I challenge you to read each name, and remember them in your thoughts and prayers today!
Charlotte Bacon, age 6.
Daniel Barden, 7.
Olivia Engel, 6.
Josephine Gay, 7.
Dylan Hockley, 6.
Madeline F. Hsu, 6.
Catherine Hubbard, 6.
Chase Kowalski, 7.
Jesse Lewis, 6.
Ana Marquez-Green, 6.
James Mattioli, 5.
Grace McDonnell, 6.
Emilie Parker, 6
Jack Pinto, 6.
Noah Pozner, 5.
Caroline Previdi, 6.
Jessica Rekos, 6.
Avielle Richman, 6.
Benjamin Wheeler, 6.
Allison Wyatt, 6.
Teachers and Staff:
Rachel Davino, 29, teacher.
Dawn Hochspring, 47, the principal who died trying to fight the shooter.
Anne Marie Murphy, 52, teacher.
Lauren Rousseau, 30, teacher.
Mary Sherlach, 56, the school psychologist who died trying to fight the shooter.
Victoria Soto, 27, the teacher who died shielding her students from bullets as she locked them safely in a closet
Five Ways to Help Kids Deal with a Tragedy:
If your kids have heard about the shooting in
#1.) Turn Off the News. If you have CNN running on a loop all day, young kids might misunderstand and think the shooting is happening over and over again. So make sure they understand it's NOT, and that the guy who did it is gone now.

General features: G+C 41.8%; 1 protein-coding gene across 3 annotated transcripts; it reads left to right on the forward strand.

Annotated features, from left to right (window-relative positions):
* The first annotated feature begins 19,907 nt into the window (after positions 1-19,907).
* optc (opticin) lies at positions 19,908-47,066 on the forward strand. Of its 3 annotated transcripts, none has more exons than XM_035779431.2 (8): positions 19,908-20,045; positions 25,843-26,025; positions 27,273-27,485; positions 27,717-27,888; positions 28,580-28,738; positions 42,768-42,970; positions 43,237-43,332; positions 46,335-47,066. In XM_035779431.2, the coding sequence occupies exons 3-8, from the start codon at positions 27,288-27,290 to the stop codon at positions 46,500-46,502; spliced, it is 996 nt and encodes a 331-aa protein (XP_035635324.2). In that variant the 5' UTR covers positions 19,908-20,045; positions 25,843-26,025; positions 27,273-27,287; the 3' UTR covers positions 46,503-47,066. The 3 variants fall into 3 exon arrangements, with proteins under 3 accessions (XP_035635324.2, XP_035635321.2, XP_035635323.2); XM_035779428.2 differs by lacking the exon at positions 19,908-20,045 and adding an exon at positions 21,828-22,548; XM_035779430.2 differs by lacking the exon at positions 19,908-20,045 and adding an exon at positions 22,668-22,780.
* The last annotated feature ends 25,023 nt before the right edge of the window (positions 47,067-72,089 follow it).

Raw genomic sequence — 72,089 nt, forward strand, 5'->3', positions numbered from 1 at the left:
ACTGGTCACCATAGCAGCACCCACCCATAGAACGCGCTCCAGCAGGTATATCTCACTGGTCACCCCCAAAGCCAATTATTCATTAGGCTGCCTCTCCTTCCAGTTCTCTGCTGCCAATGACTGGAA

#2.) Encourage Them to Ask Questions. Obviously, you don't need to tell them all the DETAILS. And you shouldn't FORCE them to talk about it. But maybe just ask if they've heard what happened, and go from there. Older kids might act cool like it doesn't bother them. And if it really doesn't, that's okay. But a good way to get them talking is to ask what their FRIENDS have been saying about it.
#3.) Put It in Perspective. Make sure they know this isn't something that happens all the time. Young kids might need some reassurance that they're safe, and they don't have to worry when they go to school each day.
#4.) Don't Tell Them That What They're Feeling Is Wrong. A young kid might tell you they're HAPPY, because no one they KNOW was hurt. And if they say something like that, don't feel like you have to explain why they SHOULD be sad. Just be supportive, and tell them you're glad too. But you're sad for the people who DID get hurt.
#5.) Keep a Closer Eye on Kids Who Have Been Through Something Traumatic Before. Just like with adults, a NEW traumatic event can bring back a lot of bad memories. But kids don't always show it the same way